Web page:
Happiness/ Running

Running in my 30s vs. Running in my 20s

When I hit 30 almost two years ago, a lot of things changed. I had friends tell me that would happen, and course I didn’t believe them. But they were right. I became more confident. I had clarity of what I wanted in life — and what I didn’t. I started to understand my intrinsic value better. I trusted my decisions more. I made some big decisions that scared me. I started to see mistakes as opportunities to learn and grow. And I trusted in God’s timing more than ever. Oh, and I started using a retinol serum RELIGIOUSLY. Aging is beautiful but I’d like to slow its pace juuuust a little.

What I didn’t expect was a dramatic change in my running once I hit 30, but there were 5 things that majorly changed in that decade.

1. I need time to wake up before heading out for a morning run. 

I used to wake up and be out the door in 10 minutes to go for a run. Uhhh, not so much anymore. I need time for coffee, to have a little snack, to figure out what’s going on and to just wake-up! I don’t even know how I used to roll out the door so quickly. I blame it all on needing to wear contacts now (another new thing in my 30s – yay). 😉

2. I need pre-run fuel.

I used to run in the mornings on an empty stomach and had no problems. I still do this occasionally, but that’s very much the exception, and I almost always regret it. I need a snack of some sort, whether it’s a banana, a date or two, or one of these pre-workout snacks.

3. I need a warm-up. A real warm-up.

I used to hit the ground running and running pretty hard, literally and figuratively. I could hit my normal or goal pace pretty easily in mile 1. Since I hit my 30s, I need a solid 10 minutes (or at least one mile) to be warm enough to pick up the pace. You can see how my pace drops after I get going. Part of this is that the first mile of my route is very hilly, but it’s also majorly impacted by my muscles just needing time to get going.


4. I prefer to run without headphones more often than not. 

Maybe in my 20s I ran to escape my problems, to clear my head, to stop thinking — and music helped me do that (I use this playlist and this playlist). Now I run to be with my thoughts. I brainstorm. I think about goals I’m working on or want to work on. I think about work and how to manage projects. I take in the world around me. I listen to nature. I think about how grateful I am. And the more I let my brain take over, the more my body just does its thing.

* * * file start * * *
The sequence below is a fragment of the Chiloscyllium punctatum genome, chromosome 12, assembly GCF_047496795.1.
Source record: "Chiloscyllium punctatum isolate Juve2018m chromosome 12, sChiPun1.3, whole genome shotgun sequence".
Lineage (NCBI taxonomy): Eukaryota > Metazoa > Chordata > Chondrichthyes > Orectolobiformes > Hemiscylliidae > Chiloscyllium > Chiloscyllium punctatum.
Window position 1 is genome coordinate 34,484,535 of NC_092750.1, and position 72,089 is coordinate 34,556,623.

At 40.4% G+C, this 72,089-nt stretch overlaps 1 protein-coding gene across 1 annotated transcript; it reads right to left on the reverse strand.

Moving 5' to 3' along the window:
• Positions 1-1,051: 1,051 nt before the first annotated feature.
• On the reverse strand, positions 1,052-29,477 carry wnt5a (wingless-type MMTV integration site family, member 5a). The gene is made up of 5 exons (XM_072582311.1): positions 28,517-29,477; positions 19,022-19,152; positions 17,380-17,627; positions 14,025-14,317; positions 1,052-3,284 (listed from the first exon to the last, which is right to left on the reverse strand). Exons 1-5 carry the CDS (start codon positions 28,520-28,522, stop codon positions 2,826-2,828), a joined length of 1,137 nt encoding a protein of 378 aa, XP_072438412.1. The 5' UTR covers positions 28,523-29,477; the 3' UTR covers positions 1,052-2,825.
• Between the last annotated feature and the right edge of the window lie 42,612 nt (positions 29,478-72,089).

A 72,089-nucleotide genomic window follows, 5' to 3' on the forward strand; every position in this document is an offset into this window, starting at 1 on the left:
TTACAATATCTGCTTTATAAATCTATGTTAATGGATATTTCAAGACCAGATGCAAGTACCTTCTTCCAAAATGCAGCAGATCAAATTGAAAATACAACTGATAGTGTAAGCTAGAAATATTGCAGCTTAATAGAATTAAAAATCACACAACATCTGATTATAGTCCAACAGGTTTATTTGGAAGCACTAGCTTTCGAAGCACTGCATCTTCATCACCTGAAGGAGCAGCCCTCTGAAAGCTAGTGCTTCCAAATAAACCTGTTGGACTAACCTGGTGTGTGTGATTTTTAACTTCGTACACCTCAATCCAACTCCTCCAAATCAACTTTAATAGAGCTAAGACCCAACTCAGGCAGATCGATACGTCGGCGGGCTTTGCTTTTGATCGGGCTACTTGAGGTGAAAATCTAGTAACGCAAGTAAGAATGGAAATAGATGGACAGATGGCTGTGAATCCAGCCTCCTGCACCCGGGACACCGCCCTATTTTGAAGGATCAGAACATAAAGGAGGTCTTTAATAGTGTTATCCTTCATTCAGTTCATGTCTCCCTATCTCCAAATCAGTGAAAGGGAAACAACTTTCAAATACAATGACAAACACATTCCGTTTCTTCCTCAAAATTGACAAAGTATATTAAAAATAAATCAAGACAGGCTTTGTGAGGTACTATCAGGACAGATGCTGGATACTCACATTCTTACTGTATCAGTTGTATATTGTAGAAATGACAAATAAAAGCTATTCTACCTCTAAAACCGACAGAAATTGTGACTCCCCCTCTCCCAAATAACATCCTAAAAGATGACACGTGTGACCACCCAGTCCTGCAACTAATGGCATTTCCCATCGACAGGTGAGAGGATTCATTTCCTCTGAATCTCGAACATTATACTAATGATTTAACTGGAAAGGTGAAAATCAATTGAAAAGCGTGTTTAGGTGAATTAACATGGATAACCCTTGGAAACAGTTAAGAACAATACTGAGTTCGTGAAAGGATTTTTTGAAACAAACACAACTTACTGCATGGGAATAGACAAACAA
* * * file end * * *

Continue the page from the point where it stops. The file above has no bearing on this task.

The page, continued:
5. I need more recovery — including rest days, yoga, stretching, and foam rolling. 

I definitely have to listen to my body more and I don’t just gut out workouts when I’m really not feeling it. I’ve learned the hard way that leads to injuries pretty quickly. (You can find the recovery tools I use on My Gear page.)


On days when I just am not feeling a run, I like to take Maizey for an extra long walk or go to the driving range. I like to be active in some way everyday and those options don’t tax my legs like the pounding of running. And can you blame me? The view is excellent. 😉


Have you noticed anything that’s change in your running as you’ve gotten older? 


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  • Reply

    Ha ha! Yes, you’ve got a nice view at the driving range. 😉 You guys are too cute.

  • Reply

    I’m the same age and I can agree to all of the above! I recently just learned the difference a good warmup can make to these “old” bones. The pre-run prepping is only going to get longer, isn’t it, haha!?

  • Reply

    Interesting post! I started running in my 30s, so I did not know any better 🙂 but the real change happened from 30s to 40s. I had two adorable babies between 38 and 40 and then did not have time to run or really exercise at all…. hence a wooping 45lbs weight gain… I gained a preschooler around my middle. I am just starting to run and work out again and it is a completely different ball game. In my head I am still a “125lb work out every day and always in half-marathon shape girl”, but the reality is a little different. Warm up, cool down, stretch, pacing myself, starting really small and being patient are all the realities of exercising in my “blossoming” years.

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